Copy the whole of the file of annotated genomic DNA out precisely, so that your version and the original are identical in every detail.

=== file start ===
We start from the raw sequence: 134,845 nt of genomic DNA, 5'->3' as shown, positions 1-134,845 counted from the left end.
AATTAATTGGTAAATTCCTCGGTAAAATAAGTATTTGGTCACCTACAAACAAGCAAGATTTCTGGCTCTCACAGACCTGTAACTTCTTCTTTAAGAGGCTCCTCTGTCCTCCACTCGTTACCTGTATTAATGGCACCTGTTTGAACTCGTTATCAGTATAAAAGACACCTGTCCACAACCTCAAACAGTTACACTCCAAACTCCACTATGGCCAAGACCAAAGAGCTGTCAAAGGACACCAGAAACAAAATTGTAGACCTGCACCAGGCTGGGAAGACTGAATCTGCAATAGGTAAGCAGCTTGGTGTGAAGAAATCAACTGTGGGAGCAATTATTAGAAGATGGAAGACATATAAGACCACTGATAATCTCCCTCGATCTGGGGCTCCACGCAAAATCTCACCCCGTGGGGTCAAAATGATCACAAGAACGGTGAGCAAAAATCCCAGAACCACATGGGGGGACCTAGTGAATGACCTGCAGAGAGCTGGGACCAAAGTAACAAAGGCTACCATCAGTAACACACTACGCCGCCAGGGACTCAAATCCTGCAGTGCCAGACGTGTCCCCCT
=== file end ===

We start from the raw sequence: 134,845 nt of genomic DNA, 5'->3' as shown, positions 1-134,845 counted from the left end.
AATTAATTGGTAAATTCCTCGGTAAAATAAGTATTTGGTCACCTACAAACAAGCAAGATTTCTGGCTCTCACAGACCTGTAACTTCTTCTTTAAGAGGCTCCTCTGTCCTCCACTCGTTACCTGTATTAATGGCACCTGTTTGAACTCGTTATCAGTATAAAAGACACCTGTCCACAACCTCAAACAGTTACACTCCAAACTCCACTATGGCCAAGACCAAAGAGCTGTCAAAGGACACCAGAAACAAAATTGTAGACCTGCACCAGGCTGGGAAGACTGAATCTGCAATAGGTAAGCAGCTTGGTGTGAAGAAATCAACTGTGGGAGCAATTATTAGAAGATGGAAGACATATAAGACCACTGATAATCTCCCTCGATCTGGGGCTCCACGCAAAATCTCACCCCGTGGGGTCAAAATGATCACAAGAACGGTGAGCAAAAATCCCAGAACCACATGGGGGGACCTAGTGAATGACCTGCAGAGAGCTGGGACCAAAGTAACAAAGGCTACCATCAGTAACACACTACGCCGCCAGGGACTCAAATCCTGCAGTGCCAGACGTGTCCCCCT